During a Nevada Joint Union High School District board meeting on May 14, members of the Bear River Community Parent group aired its concerns about the board’s lack of community engagement around academic services, faculty layoffs and district budgeting.
But after a May 28 town hall meeting centered around the district’s 2014-15 school year budget and new Local Control Accountability Plan, also known as the LCAP — a new funding model for California schools — the parent group is optimistic about Bear River High School’s future and their role in helping to craft that future.
“It was great; a lot of people showed up from the community,” Bear River Community Parent group President Susan Kirk said. “The board heard our concerns from the board meeting previously, and they answered some of our concerns in a very positive way. So we’re happy that we are working with them and they are receptive to what we have requested.”
The board provided all town hall attendees with a copy of the district’s proposed budget, splitting the audience into several small groups. Board members and district staff then sat with each individual group to address any concerns or questions that community members had.
Bear River High School Principal Jim Nieto attended the town hall and helped the community understand what the district’s funding looks like while getting perspective from parents on what their kidsneed.
“Some parents expressed concerns about how the funding formula was going to work and wanted to make sure their voices were going to be heard,” Nieto said. “I do feel now that they all feel that they are being included in that process.”
District board President Katy Schwarz said the town hall was beneficial not only for parents, but for the board. “Parents are concerned about losing teachers, and that’s what happens when you have declining enrollment, so we’re trying to work with them on that,” Schwarz said. “There are a lot of community members down there that would be so beneficial and helpful in us working together.”
To tackle the school’s decline in enrollment, parent group member Sonia Delgadillo said parents want to help in branding Bear River as a destination for future high school students in an attempt to keep students at their school from moving to out-of-county districts.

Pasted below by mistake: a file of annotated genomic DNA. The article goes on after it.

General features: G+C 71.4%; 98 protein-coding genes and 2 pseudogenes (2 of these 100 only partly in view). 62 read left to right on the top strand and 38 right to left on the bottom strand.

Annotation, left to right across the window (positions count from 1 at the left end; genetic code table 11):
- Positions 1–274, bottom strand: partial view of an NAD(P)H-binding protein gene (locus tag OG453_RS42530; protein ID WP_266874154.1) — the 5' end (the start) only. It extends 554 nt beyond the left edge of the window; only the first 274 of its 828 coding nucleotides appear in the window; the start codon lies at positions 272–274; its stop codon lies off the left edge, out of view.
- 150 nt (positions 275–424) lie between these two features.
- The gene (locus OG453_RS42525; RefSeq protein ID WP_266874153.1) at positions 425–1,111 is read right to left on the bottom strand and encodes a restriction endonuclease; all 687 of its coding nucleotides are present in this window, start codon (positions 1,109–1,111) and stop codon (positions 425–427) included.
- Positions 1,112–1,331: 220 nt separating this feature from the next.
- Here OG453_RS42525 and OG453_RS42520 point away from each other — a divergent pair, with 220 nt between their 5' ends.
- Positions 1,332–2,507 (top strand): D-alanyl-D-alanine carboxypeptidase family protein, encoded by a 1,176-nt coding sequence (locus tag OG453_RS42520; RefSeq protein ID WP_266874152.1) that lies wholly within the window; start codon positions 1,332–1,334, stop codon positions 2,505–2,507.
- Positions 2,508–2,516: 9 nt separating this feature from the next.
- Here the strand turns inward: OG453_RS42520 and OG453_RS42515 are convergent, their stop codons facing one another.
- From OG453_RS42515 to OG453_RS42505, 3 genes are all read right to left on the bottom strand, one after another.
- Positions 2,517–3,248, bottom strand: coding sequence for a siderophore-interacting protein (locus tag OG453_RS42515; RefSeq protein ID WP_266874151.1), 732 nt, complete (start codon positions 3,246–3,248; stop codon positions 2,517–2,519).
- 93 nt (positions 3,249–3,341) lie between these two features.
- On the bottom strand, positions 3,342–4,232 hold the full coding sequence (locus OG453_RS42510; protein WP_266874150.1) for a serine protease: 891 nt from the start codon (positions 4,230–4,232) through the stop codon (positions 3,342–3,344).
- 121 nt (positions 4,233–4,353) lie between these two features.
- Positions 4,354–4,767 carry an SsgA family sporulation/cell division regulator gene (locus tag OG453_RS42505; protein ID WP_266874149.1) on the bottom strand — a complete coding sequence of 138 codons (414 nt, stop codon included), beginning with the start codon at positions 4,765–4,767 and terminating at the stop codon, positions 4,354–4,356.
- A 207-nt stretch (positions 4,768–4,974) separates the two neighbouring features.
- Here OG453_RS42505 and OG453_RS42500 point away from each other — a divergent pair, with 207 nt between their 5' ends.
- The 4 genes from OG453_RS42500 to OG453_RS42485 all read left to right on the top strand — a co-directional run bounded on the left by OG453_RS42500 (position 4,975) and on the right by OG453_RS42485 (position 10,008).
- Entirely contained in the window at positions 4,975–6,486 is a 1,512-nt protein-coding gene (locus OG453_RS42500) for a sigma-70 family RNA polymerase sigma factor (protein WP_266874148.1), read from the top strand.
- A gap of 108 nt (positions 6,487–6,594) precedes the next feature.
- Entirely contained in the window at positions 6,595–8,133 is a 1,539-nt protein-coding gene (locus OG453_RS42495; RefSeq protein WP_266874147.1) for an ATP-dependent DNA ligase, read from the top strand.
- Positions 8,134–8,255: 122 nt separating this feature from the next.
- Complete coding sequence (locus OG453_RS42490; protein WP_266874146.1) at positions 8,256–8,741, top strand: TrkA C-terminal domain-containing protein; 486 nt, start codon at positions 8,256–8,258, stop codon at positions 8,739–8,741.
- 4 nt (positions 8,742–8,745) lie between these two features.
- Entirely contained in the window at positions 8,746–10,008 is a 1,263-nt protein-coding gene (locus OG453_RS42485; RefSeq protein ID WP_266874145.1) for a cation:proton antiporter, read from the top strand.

“I don’t think we’ve been able to reach out to the community as well as we should be,” Delgadillo said. “There are so many great programs and accomplishments that Bear River students have every year, and we need to make sure people know about these things so they can understand what Bear River has to offer students and their families.”
In March, the Bear River Future Farmers Association competed in the Agriculture Mechanics contest at the University of California Davis where they took first place at the team event, with students Emma Jones placing third, and Shane Green placing fourth in the individual ranking.
“That program benefits our students because they learn social and communication skills that are necessary for them to be successful in life after high school,” Delgadillo said.
Kirk added that the town hall meeting helped to make parents feel comfortable in participating in spreading the word about Bear River and its positive aspects.
“We feel like we have a good relationship with the board,” Kirk said. “They listened to our concerns and really broke everything down for us. So we want to push forward to let the community know what we have at this school and how we can make it better for our students.”
While members of the parent group say they are pleased with this first step in becoming involved in the budget process, they still want to see specific changes in Bear River’s academic services — sooner than later.
“We are happy the district listened to us and heard our concerns,” Delgadillo said. “But we are still concerned and pushing for restoration of a full-time librarian, not just a part-time librarian that the district has proposed, because it is very important for our students to have specialized staff that can help them in their academics. A librarian is an extremely important and integral part of that process.”
Principal Nieto said that the board plans to continue to include input gathered from parents and community members from the town hall at a June 11 board meeting, where district Superintendent Louise Johnson will give a presentation for the public on what academic services the board and community want to prioritize.
Nieto says the next board meeting is just another step in the process of building a bridge between the community and the district. “In the fall we’ll … continue that work,” Nieto said. “Because even though the plan has kind of a three-year layout, annually you kind of take a look at it and revise it. And we’ll do that together.”
To contact Staff Writer Ivan Natividad, email email@example.com or call 530-477-4236.